Skip to content

Little movement on Old Fort landslide, but evacuation order stalls investigation

The Old Fort landslide continues to slow, moving just half a metre over the last 24 hours, according to the Ministry of Transportation and Infrastructure. The ministry is currently building a temporary road through the landslide debris.
oldfortlandslide-AHN
Old Fort landslide, temporary road access work, Oct. 20, 2018.

The Old Fort landslide continues to slow, moving just half a metre over the last 24 hours, according to the Ministry of Transportation and Infrastructure.

The ministry is currently building a temporary road through the landslide debris.

"The area surrounding the temporary road that is being built is stable for crews to work. Safe work procedures are in place, including ongoing slide monitoring," the ministry said in an update.

"Even though the road area has stabilized, we need to ensure that the geotechnical report deems the whole area safe for residents to return. The Peace River Regional District expects to receive the report this week and will need to review the findings to determine next steps."

An evacuation order remains in effect for most of the Old Fort community.

Temporary permits were issued Thursday that allowed 20 homes to have their natural gas service restored, the regional district said. Power was restored to the community earlier this week.

Geologists hired by the regional district said this week the landslide started because of failure in the bedrock where a gravel quarry had been operating on the hillside above Old Fort.

The ground underneath the slide had been moving for months before it finally let go in a massive collapse Sept. 30, pushing more than eight million cubic metres of earth down through a gully and destroying the only road access to Old Fort the slide made its way to the Peace River. More than 150 residents were forced to evacuate.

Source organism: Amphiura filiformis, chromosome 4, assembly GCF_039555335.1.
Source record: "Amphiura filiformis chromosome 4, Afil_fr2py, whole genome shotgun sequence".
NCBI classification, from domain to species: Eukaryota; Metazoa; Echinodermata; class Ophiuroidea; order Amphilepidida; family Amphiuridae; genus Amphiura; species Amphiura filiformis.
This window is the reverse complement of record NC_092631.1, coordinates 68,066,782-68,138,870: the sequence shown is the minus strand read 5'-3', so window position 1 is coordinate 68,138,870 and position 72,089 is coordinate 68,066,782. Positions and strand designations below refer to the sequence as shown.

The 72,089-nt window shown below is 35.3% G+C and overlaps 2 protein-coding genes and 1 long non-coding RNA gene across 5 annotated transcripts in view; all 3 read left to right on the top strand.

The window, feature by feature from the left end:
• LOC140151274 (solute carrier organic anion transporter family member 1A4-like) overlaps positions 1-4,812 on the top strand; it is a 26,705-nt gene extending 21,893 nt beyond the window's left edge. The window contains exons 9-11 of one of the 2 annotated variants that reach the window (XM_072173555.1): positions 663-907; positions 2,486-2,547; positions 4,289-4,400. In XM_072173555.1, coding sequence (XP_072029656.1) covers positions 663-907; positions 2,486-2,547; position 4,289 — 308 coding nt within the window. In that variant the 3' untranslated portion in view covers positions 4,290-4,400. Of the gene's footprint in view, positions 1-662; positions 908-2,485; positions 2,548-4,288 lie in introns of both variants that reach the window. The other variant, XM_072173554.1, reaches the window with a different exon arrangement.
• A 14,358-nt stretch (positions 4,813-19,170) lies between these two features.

Residents were also told that a draft report assessing the Sept. 30 landslide and identifying ongoing hazards is nearing completion and will then be analyzed by an independent geotechnical firm, which may provide additional recommendations.

The regional district says the draft report on the slide could be ready by late Friday but a delay is possible because provincial agencies recently forwarded "significant additional data" to the company preparing the study.

"When dealing with public safety, it is important to be right, rather than expeditious," the post said.

In addition to assessing ongoing hazards, the regional district says Westrek Geotechnical Services will make recommendations "regarding whether it is safe for residents to return to their properties and under what conditions."

The office says Westrek's entire report, any recommendations from the independent geotechnical firm, plus any comments from provincial agencies will then be sent for a legal review before being returned to the regional district board for careful consideration.

"The report will provide guidance to the residents of Old Fort about the safety of their community with regards to the landslide risk," the post said, although it provides no timeline for completion of the process.

Meanwhile, the Ministry of Energy, Mines and Petroleum Resources told StarMetro Vancouver that the evacuation order has stalled a review of the gravel quarry and its operations.

“The ministry … has classified the slide as a dangerous occurrence under the Health, Safety and Reclamation Code and required a geotechnical assessment by a professional engineer,” the ministry said.

By classifying the slide as a dangerous occurence, the ministry has power to order the owner of the site to undertake a third-party assessment by independent geotechnical engineer under that code, the StarMetro reports. 

— with files from Canadian Press

Email Managing Editor Matt Preprost at editor@ahnfsj.ca.